“For example, I have been to Nottingham University Malaysia, which is an excellent university in its own right. What I personally think should happen is for Malaysian students to go to the Malaysian campus of Nottingham University first and do a year of the course at the University of Nottingham in the United Kingdom. So you have the experience of living in another country. And my standing is that it is possible. Not many young people in either of the three campuses — in China, Malaysia or the UK — take that opportunity and I’d like to see more do it,” he said.
Asked what was the best path for a Malaysian school-leaver to land a place in a university in the UK, Willets said by and large it would help if the student had a school qualification that was recognised by the British education system.
“It’s part of the argument for the Oxford AQA. It has got a prestigious British name to it.
“A secondary education that include a British-recognised qualification is an advantage,” he said.
And is a qualification from a British university still sought after?
Willets said British universities were effectively regulated by quality assurance agencies. So, students could be confident about attending British university for a high-quality education, adding that it opened doors and job opportunities around the world for young people.
At the symposium, British Deputy High Commissioner to Malaysia Paul Rennie commented that the global education sector was on the edge of a fundamental transformation.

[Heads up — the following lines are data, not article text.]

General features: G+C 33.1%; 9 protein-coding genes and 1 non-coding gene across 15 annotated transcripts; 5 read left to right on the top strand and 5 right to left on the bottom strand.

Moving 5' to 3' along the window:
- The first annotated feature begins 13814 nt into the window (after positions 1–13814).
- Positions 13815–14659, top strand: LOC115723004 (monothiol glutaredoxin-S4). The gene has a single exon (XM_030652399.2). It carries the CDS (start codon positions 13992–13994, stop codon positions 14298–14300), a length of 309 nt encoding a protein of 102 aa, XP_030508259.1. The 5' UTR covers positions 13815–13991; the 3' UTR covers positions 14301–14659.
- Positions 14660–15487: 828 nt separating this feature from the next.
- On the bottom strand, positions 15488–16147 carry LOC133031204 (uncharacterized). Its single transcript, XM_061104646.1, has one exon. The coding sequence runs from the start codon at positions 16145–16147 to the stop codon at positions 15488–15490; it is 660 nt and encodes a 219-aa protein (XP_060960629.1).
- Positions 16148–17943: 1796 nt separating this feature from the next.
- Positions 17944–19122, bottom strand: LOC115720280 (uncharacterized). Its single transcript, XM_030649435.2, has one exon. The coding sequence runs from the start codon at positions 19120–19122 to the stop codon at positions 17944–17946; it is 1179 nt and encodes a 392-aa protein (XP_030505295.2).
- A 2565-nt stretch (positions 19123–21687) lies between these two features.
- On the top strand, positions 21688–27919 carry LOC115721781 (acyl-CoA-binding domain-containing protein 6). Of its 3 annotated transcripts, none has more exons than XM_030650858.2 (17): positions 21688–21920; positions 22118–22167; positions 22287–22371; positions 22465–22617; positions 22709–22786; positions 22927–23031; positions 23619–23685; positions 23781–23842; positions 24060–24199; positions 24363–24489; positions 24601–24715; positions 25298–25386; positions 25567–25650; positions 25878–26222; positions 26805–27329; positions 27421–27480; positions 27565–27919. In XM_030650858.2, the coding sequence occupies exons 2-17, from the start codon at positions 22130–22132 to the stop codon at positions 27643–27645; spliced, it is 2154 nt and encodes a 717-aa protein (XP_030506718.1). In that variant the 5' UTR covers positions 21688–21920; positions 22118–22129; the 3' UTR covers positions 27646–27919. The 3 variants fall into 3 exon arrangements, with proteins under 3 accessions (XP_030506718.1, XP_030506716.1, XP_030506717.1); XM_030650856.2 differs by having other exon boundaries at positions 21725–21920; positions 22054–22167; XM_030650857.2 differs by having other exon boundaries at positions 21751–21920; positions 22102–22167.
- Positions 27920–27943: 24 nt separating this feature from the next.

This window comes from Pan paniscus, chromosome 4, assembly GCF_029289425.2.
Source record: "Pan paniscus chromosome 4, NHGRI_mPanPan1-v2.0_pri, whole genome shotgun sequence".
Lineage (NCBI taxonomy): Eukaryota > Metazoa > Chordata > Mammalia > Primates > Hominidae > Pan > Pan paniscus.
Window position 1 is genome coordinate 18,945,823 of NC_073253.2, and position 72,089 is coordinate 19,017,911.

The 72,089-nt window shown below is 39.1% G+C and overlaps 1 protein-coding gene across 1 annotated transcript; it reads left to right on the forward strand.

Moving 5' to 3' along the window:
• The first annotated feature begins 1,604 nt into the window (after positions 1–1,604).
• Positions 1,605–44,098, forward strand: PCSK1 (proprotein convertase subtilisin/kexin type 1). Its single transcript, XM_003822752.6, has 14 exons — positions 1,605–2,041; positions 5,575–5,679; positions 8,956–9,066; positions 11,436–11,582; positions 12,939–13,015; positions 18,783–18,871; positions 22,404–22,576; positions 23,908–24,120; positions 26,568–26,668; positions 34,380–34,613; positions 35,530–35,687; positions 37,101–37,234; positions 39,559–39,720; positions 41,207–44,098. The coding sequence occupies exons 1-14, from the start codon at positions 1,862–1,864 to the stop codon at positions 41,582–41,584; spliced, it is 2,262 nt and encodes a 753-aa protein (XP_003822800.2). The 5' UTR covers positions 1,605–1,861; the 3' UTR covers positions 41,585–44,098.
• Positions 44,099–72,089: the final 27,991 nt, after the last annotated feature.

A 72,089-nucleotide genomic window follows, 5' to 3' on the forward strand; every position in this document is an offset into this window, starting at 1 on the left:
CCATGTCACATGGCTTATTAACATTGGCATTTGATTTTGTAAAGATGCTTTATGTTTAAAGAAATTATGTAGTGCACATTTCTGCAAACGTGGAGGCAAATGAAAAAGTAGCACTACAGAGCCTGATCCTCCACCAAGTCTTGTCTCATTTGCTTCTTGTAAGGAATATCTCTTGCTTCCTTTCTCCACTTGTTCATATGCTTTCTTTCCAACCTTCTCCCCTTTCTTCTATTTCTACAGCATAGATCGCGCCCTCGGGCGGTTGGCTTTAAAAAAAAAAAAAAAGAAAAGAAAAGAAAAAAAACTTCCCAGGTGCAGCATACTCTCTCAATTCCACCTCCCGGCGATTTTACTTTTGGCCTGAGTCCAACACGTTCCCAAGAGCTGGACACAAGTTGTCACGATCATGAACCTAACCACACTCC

“And I think Malaysia will be the crucible of that change. Here, we will see greater demand for a more highly individualised approach to education, with an emphasis on transferable skills, taught by teachers, who are highly responsive to industry needs.
“Students will want qualifications they can take around the world, which is why we were delighted to launch Oxford AQA under the High Commissioner’s Residence last year. Oxford AQA offers modernity and tradition under a global brand, and its expansion in the region is not just another example of the belief in Malaysia’s potential that so many British institutions have, but also an opportunity for those institutions to learn more from Malaysia about educational demands here,” he said.
Matthew Bennett, Oxford AQA director of education in Southeast Asia, said: “We’re seeing that schools are increasingly choosing international qualifications from Oxford AQA because they believe the content of the syllabus assessed is relevant for international students, and because the assessment approaches are fair for students who live outside the UK; the knowledge tested in Oxford AQA exams is solely subject knowledge and not indirectly English literacy or UK cultural awareness. The introduction of Oxford AQA in Malaysia provides international schools with greater choice of school qualifications to best fit the needs and future aspirations of their students.”